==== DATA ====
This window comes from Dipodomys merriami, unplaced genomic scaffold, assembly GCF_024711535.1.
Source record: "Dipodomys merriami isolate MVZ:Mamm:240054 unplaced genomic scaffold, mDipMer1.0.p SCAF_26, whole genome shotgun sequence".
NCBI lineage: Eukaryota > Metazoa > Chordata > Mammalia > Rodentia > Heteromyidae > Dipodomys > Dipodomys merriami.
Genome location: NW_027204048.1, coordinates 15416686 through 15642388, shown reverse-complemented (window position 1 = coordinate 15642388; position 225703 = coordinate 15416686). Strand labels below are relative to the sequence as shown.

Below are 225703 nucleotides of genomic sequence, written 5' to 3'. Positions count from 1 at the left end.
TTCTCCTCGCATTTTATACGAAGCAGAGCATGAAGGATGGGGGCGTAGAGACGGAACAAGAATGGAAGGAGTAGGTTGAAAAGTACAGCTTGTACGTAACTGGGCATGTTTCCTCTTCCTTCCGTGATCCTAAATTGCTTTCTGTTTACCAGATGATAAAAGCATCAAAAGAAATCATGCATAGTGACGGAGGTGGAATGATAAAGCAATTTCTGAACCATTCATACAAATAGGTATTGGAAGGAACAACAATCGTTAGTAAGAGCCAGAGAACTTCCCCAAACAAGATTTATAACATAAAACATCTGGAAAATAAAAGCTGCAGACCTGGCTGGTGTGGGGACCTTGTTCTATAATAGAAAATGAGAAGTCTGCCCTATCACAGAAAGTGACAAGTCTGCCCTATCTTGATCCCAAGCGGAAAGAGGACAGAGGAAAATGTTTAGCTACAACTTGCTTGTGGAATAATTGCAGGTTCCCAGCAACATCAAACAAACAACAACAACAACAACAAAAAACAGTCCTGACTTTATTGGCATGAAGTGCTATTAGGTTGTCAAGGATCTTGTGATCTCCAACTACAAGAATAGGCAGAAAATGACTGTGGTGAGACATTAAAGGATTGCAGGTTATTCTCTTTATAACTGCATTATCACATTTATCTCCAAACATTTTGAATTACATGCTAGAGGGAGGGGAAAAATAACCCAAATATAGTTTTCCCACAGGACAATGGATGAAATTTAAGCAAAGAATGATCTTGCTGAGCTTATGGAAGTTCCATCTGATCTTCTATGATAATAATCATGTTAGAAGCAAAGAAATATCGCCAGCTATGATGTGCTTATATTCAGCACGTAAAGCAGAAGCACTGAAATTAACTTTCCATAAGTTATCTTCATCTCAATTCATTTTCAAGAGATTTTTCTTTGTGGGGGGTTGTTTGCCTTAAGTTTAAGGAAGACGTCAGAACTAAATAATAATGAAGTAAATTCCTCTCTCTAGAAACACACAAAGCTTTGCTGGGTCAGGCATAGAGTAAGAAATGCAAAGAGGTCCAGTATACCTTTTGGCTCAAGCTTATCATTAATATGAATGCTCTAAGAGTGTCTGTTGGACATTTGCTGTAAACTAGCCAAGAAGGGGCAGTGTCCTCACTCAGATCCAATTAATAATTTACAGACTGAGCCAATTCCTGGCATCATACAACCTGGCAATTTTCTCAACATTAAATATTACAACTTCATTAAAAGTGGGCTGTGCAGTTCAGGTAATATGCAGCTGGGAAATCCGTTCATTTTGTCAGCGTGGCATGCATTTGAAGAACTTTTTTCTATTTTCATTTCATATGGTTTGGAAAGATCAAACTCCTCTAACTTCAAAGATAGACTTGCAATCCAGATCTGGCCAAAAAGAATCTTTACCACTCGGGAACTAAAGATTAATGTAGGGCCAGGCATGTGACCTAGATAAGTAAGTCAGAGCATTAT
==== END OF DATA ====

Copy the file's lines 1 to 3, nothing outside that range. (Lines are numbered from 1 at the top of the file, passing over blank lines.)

This window comes from Dipodomys merriami, unplaced genomic scaffold, assembly GCF_024711535.1.
Source record: "Dipodomys merriami isolate MVZ:Mamm:240054 unplaced genomic scaffold, mDipMer1.0.p SCAF_26, whole genome shotgun sequence".
NCBI lineage: Eukaryota > Metazoa > Chordata > Mammalia > Rodentia > Heteromyidae > Dipodomys > Dipodomys merriami.